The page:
Infosys Founder Puts ‘Fairness’ Above All Else in Career as Legendary Entrepreneur

By Dave Hendrick

Infosys founder and former CEO and Chairman Narayana Murthy is a man of countless accomplishments, a legendary entrepreneur and committed philanthropist who is credited with helping to jumpstart an Indian technology boom that revolutionized industries.

Speaking at the University of Virginia Darden School of Business on 12 April, however, Murthy said he hoped his enduring legacy would be a commitment to basic human decency.

“I want a stone on my grave that says: ‘This was a fair person,’” Murthy said. “Fairness, to me, in every transaction, is extremely important.”

Indeed, Murthy presented the story of growing Infosys from six people and a $1,000 pool of capital into a multinational giant at the forefront of an ever-changing sector as a smooth one defined by values and fairness in his public talk with Dean Scott Beardsley in Darden’s Abbott Auditorium. The former CEO said a solid foundation with his supportive family, trusting colleagues and encouraging customers helped him remain positive about the company’s journey from inception to IT giant.

Murthy and Beardsley engaged in a wide-ranging discussion on technology, corporate governance and global affairs as part of the events commemorating the presentation of the 2017 Thomas Jefferson Foundation Medal in Global Innovation, which the Indian entrepreneur formally received on 13 April.

Considered one of the most influential global business leaders in the modern era, Murthy is credited with designing the “global delivery model,” a pioneering information technology approach. Today, the publicly traded consulting and IT company Infosys is one of the largest and most influential technology companies in the world.

The award, which is hosted by Darden and presented by UVA in partnership with the Thomas Jefferson Foundation at Monticello, recognizes an individual who embodies Jefferson’s vision of global citizenship and relentless dedication to human progress and innovation.

Coincidentally, Murthy said his father, a high school teacher, would often quote Jefferson when insisting that his children learn to cultivate the courage of their convictions.

Murthy credited his company’s explosive growth in part to an early ingrained value system that fostered “hope and trust” among its stakeholders and ultimately helped the company become one of India’s most-respected companies.

“Good governance is all about maximizing shareholder value while ensuring fairness, transparency and accountability to all stakeholders,” Murthy said, adding that shared trust inside and outside the company gave Infosys “the enthusiasm to achieve the impossible.”

A strong proponent of the social responsibilities of corporations, Murthy said every decision made by corporate leaders should first pass the basic filter of: “Will this decision of mine enhance respect for my company from society and will this decision of mine enhance respect for me from my employees?”

If such questions became fundamental to corporate decision-making, society would be happier and healthier, said Murthy, who at one point defined success as “the ability to put a smile on the face of people when I enter a room.”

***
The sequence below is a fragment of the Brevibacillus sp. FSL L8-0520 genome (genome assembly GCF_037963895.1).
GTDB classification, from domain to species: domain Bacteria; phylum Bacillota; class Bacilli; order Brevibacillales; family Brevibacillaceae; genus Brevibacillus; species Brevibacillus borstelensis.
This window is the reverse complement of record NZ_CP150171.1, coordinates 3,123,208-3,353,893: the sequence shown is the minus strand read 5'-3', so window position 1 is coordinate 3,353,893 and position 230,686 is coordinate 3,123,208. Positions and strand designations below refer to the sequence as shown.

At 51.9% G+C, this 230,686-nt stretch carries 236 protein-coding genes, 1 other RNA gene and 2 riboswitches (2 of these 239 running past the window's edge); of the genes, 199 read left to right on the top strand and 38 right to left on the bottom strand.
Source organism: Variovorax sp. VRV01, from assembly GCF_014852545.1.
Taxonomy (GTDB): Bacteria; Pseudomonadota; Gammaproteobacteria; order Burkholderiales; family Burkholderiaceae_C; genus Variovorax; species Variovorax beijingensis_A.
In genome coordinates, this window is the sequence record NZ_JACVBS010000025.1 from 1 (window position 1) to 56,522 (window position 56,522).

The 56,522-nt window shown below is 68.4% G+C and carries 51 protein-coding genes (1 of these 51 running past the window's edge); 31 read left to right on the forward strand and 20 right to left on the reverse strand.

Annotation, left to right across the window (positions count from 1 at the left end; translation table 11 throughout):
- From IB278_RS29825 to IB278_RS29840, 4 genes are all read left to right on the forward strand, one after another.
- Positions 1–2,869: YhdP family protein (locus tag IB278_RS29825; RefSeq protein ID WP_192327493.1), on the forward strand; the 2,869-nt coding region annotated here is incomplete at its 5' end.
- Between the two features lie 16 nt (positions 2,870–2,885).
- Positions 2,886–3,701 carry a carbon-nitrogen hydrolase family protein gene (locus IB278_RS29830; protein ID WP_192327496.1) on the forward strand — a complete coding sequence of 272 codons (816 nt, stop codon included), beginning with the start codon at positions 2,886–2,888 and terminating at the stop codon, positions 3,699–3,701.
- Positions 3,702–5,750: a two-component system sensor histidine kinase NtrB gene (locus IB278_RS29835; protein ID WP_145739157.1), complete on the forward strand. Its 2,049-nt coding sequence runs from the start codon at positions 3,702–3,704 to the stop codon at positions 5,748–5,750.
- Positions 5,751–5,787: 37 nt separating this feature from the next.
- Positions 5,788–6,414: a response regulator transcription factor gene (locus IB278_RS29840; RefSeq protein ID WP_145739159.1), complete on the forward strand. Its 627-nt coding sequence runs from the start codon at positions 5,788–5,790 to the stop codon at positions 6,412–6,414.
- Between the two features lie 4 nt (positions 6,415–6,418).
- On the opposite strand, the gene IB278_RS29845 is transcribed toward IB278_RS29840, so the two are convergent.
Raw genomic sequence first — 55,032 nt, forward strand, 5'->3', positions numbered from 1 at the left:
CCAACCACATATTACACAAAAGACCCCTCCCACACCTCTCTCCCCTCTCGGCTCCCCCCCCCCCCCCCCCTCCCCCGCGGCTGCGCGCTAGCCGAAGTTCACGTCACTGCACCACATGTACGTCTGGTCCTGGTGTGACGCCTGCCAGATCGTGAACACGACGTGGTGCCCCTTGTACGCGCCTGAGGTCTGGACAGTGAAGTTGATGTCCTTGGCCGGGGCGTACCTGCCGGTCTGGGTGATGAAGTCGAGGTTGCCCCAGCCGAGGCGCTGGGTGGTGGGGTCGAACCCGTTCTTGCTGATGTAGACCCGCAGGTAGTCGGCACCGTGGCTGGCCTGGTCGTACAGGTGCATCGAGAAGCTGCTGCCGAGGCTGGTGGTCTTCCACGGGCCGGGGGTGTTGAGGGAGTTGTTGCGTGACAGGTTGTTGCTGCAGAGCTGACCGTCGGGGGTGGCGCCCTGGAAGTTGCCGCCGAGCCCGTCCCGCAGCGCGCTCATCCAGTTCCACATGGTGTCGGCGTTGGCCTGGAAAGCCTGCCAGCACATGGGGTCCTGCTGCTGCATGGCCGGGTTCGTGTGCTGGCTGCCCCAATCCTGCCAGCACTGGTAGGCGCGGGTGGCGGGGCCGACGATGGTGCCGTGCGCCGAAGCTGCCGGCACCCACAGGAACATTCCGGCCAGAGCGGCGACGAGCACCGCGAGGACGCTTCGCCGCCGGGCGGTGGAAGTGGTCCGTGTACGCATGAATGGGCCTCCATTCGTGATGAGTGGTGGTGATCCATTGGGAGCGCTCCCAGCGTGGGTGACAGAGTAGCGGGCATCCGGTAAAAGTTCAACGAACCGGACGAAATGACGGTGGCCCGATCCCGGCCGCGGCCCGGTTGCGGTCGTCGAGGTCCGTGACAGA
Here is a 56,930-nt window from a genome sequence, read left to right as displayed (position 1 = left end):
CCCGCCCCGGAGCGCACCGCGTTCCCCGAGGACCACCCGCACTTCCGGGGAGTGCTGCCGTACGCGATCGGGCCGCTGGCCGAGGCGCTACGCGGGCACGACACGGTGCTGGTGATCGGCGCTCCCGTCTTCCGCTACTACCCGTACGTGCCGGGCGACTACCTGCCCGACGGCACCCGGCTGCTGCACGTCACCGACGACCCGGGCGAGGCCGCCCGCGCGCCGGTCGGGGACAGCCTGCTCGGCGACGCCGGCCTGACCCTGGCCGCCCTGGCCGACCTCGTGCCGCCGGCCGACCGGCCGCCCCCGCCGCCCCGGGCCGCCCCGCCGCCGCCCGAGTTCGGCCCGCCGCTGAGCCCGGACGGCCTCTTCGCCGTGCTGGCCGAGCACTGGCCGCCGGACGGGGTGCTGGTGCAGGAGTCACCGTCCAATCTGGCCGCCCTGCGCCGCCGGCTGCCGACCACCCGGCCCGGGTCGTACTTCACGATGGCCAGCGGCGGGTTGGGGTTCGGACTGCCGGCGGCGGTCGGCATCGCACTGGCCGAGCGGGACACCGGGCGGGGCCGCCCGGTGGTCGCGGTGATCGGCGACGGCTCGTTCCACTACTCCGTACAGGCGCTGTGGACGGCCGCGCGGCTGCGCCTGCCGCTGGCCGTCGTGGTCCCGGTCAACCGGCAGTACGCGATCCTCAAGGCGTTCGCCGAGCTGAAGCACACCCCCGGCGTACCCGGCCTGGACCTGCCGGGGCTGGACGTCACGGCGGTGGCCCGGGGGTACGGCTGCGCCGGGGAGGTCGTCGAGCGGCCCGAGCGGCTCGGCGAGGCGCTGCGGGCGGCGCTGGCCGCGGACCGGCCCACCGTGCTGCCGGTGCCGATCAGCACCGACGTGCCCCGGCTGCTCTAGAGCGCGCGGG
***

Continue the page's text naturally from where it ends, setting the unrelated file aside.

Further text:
The commitment to cultivating goodwill continues at Infosys today, Murthy said, claiming its corporate slogan — “Powered by intellect. Driven by values.” — continues to shape its hiring decisions.

“Anyone who wants a position at Infosys has to demonstrate intellect and values,” Murthy said. “Nothing else.”

Within the technology industry, Murthy looked ahead to a future of opportunity that was being informed by the key trends of increased automation and the consumer demand to access technology-assisted content “anytime, anywhere, on any device.”

While automation presents opportunities for companies at the presumed expense of huge numbers of employees, Murthy said he believed new solutions would emerge for workers.

“I am a great believer in the power of the human mind,” Murthy said. “What appears impossible today will be made a convincing possibility because of the human mind, and we have seen how the human mind has transformed this world from the Stone Age to where we are today. I don’t think that’s going to end.”

Murthy is the second recipient of the Thomas Jefferson Foundation Medal in Global Innovation, which was presented to Intel co-founder Gordon Moore in 2016.

Asia-Pacific, C-Suite, Fortune 500
About the University of Virginia Darden School of Business

The University of Virginia Darden School of Business prepares responsible global leaders through unparalleled transformational learning experiences. Darden’s graduate degree programs (MBA, MSBA and Ph.D.) and Executive Education & Lifelong Learning programs offered by the Darden School Foundation set the stage for a lifetime of career advancement and impact. Darden’s top-ranked faculty, renowned for teaching excellence, inspires and shapes modern business leadership worldwide through research, thought leadership and business publishing. Darden has Grounds in Charlottesville, Virginia, and the Washington, D.C., area and a global community that includes 18,000 alumni in 90 countries. Darden was established in 1955 at the University of Virginia, a top public university founded by Thomas Jefferson in 1819 in Charlottesville, Virginia.


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